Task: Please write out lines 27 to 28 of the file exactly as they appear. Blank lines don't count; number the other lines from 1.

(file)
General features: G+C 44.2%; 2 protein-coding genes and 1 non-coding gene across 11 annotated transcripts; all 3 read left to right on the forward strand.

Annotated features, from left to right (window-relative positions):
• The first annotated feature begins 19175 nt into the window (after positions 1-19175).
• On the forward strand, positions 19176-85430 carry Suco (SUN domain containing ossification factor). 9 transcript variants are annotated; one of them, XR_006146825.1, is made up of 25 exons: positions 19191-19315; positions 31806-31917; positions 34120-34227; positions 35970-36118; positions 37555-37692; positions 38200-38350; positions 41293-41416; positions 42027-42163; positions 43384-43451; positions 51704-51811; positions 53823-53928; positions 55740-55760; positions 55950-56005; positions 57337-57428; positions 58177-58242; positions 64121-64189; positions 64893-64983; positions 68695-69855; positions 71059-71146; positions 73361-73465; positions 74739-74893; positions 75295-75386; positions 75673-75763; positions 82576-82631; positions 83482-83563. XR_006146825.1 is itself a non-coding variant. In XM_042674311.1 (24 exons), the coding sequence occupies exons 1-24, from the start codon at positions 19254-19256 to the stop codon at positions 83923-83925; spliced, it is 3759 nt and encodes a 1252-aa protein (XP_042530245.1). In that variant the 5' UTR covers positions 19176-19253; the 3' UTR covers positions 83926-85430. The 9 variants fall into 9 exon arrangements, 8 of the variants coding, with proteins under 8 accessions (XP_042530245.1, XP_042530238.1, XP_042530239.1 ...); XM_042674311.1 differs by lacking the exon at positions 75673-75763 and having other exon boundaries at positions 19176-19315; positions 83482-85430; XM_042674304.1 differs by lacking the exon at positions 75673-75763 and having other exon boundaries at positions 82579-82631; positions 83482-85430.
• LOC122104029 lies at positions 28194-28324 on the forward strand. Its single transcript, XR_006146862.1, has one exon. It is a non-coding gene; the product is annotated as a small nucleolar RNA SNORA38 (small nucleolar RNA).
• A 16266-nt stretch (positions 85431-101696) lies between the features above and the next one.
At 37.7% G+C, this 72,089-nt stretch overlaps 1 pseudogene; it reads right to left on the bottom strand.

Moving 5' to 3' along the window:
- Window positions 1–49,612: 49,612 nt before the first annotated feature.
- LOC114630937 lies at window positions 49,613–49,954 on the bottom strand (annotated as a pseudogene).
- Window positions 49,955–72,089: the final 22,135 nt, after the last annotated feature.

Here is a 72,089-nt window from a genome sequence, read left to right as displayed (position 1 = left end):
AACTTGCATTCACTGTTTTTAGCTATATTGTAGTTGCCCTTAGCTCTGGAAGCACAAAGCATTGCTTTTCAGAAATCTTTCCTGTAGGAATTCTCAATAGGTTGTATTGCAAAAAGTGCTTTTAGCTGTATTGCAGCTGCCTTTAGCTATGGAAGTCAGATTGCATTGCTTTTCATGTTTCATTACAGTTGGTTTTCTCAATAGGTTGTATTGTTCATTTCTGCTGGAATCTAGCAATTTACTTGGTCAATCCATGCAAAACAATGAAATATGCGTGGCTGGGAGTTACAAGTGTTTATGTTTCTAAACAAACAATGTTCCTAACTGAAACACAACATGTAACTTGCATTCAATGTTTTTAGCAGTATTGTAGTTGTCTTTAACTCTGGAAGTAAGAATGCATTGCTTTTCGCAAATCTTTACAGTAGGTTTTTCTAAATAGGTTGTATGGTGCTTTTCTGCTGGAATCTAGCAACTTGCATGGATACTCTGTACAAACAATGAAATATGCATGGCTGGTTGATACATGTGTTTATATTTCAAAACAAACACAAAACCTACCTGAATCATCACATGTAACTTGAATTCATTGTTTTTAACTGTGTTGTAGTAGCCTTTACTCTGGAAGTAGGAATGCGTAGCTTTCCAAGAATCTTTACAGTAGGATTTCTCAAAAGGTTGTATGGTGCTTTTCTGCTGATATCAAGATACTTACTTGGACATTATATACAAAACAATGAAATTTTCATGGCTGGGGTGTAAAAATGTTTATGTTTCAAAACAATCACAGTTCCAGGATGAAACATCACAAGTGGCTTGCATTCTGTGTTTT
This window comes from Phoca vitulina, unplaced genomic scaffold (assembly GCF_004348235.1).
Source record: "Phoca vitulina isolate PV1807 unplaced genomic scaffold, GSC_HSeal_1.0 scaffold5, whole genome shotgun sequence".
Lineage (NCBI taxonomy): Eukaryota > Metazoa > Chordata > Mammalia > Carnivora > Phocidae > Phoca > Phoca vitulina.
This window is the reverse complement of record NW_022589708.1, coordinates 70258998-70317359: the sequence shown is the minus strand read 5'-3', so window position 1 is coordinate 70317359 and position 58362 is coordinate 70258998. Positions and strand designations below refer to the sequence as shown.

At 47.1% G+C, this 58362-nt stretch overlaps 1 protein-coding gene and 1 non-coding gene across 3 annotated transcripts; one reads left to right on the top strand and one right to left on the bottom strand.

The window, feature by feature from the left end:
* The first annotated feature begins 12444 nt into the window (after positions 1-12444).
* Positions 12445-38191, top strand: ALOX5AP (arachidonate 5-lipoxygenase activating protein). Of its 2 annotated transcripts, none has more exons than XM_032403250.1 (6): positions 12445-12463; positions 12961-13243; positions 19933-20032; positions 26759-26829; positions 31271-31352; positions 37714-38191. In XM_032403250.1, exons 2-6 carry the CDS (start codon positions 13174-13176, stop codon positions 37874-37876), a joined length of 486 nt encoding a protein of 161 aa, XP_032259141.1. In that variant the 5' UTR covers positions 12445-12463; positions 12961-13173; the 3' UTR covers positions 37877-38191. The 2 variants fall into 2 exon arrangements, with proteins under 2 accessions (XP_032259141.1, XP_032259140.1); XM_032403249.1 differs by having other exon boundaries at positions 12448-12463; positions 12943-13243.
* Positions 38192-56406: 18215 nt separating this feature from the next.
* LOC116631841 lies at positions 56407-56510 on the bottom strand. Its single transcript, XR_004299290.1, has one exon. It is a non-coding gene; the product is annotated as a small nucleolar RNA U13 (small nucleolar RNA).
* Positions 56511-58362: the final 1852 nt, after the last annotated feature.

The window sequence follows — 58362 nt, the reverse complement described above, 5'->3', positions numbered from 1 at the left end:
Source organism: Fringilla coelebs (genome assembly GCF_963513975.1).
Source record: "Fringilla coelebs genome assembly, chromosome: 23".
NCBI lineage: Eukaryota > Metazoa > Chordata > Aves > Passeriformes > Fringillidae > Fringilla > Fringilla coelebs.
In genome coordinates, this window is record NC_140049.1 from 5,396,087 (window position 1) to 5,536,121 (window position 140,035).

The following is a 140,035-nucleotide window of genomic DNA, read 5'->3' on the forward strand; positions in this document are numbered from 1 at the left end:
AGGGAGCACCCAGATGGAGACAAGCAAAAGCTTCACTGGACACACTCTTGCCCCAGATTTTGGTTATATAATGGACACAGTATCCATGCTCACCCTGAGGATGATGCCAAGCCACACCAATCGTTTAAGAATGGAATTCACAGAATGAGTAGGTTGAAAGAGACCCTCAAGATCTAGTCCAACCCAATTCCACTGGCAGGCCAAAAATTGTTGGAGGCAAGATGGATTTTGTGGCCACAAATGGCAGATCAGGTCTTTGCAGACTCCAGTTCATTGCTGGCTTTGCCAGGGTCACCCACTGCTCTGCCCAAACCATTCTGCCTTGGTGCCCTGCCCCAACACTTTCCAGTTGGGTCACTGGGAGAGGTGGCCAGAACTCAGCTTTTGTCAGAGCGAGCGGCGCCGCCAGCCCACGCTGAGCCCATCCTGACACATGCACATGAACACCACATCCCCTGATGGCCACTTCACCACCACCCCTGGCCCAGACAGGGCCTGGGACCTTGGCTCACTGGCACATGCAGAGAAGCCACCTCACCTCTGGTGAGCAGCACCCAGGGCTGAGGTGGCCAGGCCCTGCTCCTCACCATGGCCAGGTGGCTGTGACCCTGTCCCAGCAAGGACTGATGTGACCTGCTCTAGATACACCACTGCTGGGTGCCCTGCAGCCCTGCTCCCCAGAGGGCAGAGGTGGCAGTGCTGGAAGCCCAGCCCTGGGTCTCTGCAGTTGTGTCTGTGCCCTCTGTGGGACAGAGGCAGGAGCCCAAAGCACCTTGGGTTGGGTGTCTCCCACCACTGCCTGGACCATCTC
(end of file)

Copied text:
Source record: "Fringilla coelebs genome assembly, chromosome: 23".
NCBI lineage: Eukaryota > Metazoa > Chordata > Aves > Passeriformes > Fringillidae > Fringilla > Fringilla coelebs.